While columnar databases already exist, most require a static schema, however, Observability workloads differ in that their schemas are not static, meaning not all columns are pre-defined. On the other hand, wide column databases also already exist, but typically are not strictly typed, and most wide-column databases are row-based databases, not columnar databases.

Take a Prometheus time-series for example. Prometheus time-series are uniquely identified by the combination of their label-sets:

http_requests_total{path="/api/v1/users", code="200"} 12

This model does not map well into a static schema, as label-names cannot be known upfront. The most suitable data-type some columnar databases have to offer is a map, however, maps have the same problems as row-based databases, where all values of a map in a row are stored together, unable to exploit the advantages of a columnar layout. An FrostDB schema can define a column to be dynamic, causing a column to be created on the fly when a new label-name is seen.

An FrostDB schema for Prometheus could look like this:

package arcticprometheus

import (

func Schema() *dynparquet.Schema {
	return dynparquet.NewSchema(
			Name:          "labels",
			StorageLayout: parquet.Encoded(parquet.Optional(parquet.String()), &parquet.RLEDictionary),
			Dynamic:       true,
		}, {
			Name:          "timestamp",
			StorageLayout: parquet.Int(64),
			Dynamic:       false,
		}, {
			Name:          "value",
			StorageLayout: parquet.Leaf(parquet.DoubleType),
			Dynamic:       false,

Note: We are aware that Prometheus uses double-delta encoding for timestamps and XOR encoding for values. This schema is purely an example to highlight the dynamic columns feature.

With this schema, all rows are expected to have a timestamp and a value but can vary in their columns prefixed with labels.. In this schema all dynamically created columns are still Dictionary and run-length encoded and must be of type string.

Immutable & Sorted

There are only writes and reads. All data is immutable and sorted. Having all data sorted allows FrostDB to avoid maintaining an index per column, and still serve queries with low latency.

To maintain global sorting FrostDB requires all inserts to be sorted if they contain multiple rows. Combined with immutability, global sorting of all data can be maintained at a reasonable cost. To optimize throughput, it is preferable to perform inserts in as large batches as possible. FrostDB maintains inserted data in batches of a configurable amount of rows (by default 8192), called a Granule. To directly jump to data needed for a query, FrostDB maintains a sparse index of Granules. The sparse index is small enough to fully reside in memory, it is currently implemented as a b-tree of Granules.

Sparse index of Granules

At insert time, FrostDB splits the inserted rows into the appropriate Granule according to their lower and upper bound, to maintain global sorting. Once a Granule exceeds the configured amount, the Granule is split into N new Granules depending.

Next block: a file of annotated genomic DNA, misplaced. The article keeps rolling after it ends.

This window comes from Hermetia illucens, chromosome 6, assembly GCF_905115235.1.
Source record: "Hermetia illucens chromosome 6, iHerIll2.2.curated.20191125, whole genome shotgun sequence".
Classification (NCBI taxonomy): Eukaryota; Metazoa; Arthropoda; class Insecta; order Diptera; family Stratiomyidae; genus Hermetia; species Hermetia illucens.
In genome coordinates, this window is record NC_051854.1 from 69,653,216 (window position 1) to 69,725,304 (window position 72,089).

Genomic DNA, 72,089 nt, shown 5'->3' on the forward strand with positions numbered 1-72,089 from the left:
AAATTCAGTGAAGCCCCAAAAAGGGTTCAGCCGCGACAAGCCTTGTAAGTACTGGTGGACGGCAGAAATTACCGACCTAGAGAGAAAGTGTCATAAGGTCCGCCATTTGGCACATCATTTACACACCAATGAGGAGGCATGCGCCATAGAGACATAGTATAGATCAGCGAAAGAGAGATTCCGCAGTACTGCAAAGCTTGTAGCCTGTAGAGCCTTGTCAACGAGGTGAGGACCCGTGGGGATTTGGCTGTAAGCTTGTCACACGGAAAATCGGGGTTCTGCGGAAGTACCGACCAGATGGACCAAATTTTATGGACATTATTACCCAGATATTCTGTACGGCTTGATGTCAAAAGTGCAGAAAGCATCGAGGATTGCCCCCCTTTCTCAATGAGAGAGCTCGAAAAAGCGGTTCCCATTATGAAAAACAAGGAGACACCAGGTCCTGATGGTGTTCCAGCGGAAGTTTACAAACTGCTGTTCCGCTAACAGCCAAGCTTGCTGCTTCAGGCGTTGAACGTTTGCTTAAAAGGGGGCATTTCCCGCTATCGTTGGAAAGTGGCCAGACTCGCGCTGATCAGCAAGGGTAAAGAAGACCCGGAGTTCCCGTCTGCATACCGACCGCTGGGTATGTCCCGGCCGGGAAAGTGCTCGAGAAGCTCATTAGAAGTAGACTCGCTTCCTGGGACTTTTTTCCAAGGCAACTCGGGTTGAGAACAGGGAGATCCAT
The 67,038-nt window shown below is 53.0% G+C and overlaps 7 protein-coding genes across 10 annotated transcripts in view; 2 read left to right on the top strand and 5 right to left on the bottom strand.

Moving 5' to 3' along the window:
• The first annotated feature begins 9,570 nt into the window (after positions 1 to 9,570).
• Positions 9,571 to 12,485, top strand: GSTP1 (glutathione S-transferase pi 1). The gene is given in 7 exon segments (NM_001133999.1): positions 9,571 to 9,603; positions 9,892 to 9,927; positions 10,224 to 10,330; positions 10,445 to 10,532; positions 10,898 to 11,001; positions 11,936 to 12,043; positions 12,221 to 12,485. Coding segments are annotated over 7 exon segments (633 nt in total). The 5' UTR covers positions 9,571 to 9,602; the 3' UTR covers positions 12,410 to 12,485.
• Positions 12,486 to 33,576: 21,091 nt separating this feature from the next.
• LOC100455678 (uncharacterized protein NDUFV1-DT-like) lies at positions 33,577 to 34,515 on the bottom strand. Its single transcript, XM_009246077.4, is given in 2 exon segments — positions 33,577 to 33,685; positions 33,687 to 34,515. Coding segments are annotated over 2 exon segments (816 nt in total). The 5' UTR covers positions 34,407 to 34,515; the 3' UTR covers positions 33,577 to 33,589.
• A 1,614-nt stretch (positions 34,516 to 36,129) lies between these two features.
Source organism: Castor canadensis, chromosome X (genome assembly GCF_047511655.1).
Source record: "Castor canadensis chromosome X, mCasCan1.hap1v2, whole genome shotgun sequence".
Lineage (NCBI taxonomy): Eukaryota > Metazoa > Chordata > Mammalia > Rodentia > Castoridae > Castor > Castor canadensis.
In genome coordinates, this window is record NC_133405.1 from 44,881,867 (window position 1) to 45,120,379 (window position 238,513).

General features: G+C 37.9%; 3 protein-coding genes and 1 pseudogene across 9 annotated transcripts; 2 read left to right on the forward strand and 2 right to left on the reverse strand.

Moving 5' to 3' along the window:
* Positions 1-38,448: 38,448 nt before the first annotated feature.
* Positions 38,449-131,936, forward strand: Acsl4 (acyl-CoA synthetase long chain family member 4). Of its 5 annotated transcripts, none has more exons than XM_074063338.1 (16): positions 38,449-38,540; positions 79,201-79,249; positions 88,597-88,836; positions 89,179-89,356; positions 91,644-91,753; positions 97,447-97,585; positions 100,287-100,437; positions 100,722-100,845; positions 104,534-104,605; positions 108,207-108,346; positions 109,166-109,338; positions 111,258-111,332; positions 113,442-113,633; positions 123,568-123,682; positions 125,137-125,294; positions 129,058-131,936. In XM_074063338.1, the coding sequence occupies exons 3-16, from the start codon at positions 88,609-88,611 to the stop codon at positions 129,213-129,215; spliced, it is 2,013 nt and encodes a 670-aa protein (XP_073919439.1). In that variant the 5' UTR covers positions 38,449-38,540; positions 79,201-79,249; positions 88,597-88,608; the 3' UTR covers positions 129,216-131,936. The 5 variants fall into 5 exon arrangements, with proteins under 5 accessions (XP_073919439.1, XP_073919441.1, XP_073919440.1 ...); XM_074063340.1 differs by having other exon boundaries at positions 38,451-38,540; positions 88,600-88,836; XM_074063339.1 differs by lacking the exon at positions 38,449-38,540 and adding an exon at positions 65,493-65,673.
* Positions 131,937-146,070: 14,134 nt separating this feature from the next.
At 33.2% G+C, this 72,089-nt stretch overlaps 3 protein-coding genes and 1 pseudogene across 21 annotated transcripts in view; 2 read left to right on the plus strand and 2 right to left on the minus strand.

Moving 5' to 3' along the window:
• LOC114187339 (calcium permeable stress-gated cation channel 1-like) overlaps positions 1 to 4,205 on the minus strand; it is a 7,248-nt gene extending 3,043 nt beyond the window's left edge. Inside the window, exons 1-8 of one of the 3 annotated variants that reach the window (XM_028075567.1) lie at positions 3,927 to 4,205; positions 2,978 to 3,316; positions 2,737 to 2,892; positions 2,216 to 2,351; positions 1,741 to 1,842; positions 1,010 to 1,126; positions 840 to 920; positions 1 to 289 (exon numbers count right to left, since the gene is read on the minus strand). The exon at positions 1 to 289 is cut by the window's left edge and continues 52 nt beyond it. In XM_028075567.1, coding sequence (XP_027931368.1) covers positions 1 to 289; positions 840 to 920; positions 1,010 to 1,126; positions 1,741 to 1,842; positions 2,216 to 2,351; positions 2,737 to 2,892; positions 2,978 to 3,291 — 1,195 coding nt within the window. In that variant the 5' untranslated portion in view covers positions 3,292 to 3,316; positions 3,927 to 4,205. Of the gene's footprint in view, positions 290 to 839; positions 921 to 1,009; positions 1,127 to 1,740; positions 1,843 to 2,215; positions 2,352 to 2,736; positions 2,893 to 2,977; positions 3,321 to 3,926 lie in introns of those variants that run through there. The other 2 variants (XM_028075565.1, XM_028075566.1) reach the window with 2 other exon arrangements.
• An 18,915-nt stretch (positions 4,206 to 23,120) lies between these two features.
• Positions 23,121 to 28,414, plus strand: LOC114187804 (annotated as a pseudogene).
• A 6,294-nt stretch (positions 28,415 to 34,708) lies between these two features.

Split of Granule

Under the hood, Granules are a list of sorted Parts, and only if a query requires it are all parts merged into a sorted stream using a direct k-way merge using a min-heap. An example of an operation that requires the whole Granule to be read as a single sorted stream are the aforementioned Granule splits.

A Granule is organized in Parts

Snapshot isolation

FrostDB has snapshot isolation, however, it comes with a few caveats that should be well understood. It does not have read-after-write consistency as the intended use is for users reading data that are not the same as the entity writing data to it. To see new data the user re-runs a query. Choosing to trade-off read-after-write consistency allows for mechanisms to increase throughput significantly. FrostDB releases write transactions in batches. It essentially only ensures write atomicity and that writes are not torn when reading. Since data is immutable, those characteristics together result in snapshot isolation.

More concretely, FrostDB maintains a watermark indicating that all transactions equal and lower to the watermark are safe to be read. Only write transactions obtain a new transaction ID, while reads use the transaction ID of the watermark to identify data that is safe to be read. The watermark is only increased when strictly monotonic, consecutive transactions have finished. This means that a low write transaction can block higher write transactions to become available to be read. To ensure progress is made, write transactions have a timeout.

This mechanism inspired by a mix of Google Spanner, Google Percolator and Highly Available Transactions.

Transactions are released in batches indicated by the watermark


  • Persistence: FrostDB is currently fully in-memory.


FrostDB stands on the shoulders of giants. Shout out to Segment for creating the incredible parquet-go library as well as InfluxData for starting and various contributors after them working on Go support for Apache Arrow.